About this artwork

The drawings in this sketchbook were made in and around Fort George and Inverness, shortly after the 1745 Jacobite uprising. This amusing caricatured group shows a meeting of the Board of Ordnance – the fore-runner of the Ordnance Survey, who were responsible for making maps. The Board began their military survey of remote areas of the Scottish Highlands in September 1747, soon after which Sandby was appointed as draughtsman to the project. It was part of a wider campaign to restore peace and control to the area following the events of 1745. It was during this survey that Sandby made this humorous drawing of his fellow board members. It looks forward to the satires he made on his eventual return to the south.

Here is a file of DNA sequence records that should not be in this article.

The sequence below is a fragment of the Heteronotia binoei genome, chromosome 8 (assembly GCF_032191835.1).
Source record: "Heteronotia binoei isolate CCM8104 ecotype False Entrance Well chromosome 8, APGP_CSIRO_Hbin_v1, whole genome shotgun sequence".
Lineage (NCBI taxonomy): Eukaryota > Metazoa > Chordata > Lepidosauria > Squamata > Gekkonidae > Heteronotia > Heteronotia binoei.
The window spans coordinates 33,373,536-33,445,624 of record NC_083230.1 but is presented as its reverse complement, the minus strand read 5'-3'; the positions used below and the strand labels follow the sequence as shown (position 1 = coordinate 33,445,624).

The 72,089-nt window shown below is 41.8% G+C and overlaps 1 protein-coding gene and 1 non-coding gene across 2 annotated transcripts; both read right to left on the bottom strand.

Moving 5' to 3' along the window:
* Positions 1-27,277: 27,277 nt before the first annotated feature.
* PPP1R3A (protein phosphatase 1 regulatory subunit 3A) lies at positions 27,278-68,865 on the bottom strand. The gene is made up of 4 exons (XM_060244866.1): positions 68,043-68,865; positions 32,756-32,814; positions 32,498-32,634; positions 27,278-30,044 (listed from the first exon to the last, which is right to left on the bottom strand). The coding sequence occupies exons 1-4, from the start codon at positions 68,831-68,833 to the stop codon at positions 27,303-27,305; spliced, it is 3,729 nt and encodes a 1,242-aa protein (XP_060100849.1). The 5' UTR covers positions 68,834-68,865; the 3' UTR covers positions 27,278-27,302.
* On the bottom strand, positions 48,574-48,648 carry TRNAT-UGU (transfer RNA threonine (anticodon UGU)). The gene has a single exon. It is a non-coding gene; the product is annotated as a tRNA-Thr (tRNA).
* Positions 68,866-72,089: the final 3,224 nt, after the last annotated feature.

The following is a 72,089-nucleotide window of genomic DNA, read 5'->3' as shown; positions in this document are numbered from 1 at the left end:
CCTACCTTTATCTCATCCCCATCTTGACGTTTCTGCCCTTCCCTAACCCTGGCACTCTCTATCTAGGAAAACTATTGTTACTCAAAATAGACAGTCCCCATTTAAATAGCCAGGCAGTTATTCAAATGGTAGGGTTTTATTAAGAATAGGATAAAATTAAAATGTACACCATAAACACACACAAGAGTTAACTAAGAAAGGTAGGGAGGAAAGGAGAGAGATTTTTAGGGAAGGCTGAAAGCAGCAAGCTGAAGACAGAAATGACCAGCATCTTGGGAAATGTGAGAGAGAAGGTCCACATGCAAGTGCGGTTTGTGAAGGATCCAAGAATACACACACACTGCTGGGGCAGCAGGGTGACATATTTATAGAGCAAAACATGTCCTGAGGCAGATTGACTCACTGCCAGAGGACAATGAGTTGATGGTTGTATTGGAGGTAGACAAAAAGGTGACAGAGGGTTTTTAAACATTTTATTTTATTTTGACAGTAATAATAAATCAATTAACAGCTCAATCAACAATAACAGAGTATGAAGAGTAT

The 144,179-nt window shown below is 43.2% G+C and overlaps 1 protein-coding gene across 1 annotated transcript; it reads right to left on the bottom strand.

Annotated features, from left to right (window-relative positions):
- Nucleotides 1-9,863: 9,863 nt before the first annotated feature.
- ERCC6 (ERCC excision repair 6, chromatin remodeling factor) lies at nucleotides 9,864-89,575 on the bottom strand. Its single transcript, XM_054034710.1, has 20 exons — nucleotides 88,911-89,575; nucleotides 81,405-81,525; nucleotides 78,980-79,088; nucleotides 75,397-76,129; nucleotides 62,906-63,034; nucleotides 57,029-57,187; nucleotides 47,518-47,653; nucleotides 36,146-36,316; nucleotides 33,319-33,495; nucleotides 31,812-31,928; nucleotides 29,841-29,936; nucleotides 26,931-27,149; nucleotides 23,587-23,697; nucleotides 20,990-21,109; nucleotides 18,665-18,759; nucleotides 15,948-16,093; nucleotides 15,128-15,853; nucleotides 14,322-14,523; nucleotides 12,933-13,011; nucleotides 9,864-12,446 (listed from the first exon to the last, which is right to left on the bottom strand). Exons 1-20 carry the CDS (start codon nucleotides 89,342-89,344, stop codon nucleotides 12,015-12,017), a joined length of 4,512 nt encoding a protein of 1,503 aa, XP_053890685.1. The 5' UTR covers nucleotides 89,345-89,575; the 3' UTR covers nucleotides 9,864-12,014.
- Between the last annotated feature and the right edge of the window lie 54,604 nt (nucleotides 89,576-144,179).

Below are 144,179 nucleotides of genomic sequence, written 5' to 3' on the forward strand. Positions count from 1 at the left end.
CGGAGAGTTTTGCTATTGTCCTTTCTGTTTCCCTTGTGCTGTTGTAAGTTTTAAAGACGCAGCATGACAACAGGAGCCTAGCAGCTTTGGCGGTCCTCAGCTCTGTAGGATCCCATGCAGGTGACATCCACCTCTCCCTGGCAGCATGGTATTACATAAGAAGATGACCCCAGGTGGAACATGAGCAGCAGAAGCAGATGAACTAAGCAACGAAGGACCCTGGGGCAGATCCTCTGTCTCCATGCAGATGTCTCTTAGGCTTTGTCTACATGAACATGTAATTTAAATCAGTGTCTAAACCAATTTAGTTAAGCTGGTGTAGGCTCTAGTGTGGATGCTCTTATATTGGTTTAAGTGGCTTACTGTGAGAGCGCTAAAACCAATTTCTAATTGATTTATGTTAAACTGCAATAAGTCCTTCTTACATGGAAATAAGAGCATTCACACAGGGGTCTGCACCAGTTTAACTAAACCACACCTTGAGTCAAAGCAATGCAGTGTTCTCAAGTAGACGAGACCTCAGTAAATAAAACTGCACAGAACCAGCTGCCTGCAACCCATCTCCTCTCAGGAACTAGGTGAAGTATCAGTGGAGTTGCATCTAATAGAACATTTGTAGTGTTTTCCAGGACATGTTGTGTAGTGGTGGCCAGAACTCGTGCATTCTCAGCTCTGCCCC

• title: Sketchbook of Drawings Made in the Highlands: A Meeting of the Board of Ordnance
  • accession number: D 5339 A
  • Attributed to: Paul SandbyEnglish (1731 - 1809)
  • artist: Unknown
  • gallery: In Storage
  • object type: Work on paper
  • medium: Watercolour
  • date created: About 1749
  • measurements: 16.30 x 25.50 cm; 17.50 x 26.00 cm
  • credit line: Purchased 1993
  • photographer: Antonia Reeve Antonia Reeve Antonia Reeve

Paul Sandby

Paul Sandby

Sandby is best known for his topographical and picturesque landscapes in watercolour. He probably learned drawing from his brother Thomas, and like him became a military draughtsman for the Board of Ordnance at the Tower of London. In 1747 Sandby was appointed chief draughtsman to the Military Survey in Scotland, established in the wake of the Jacobite rebellion of 1745. Based in Edinburgh, where he taught Robert Adam drawing, he travelled throughout the country producing detailed maps for the army and painting both topographical and picturesque views. In 1768 he became a founder member of the Royal Academy, London.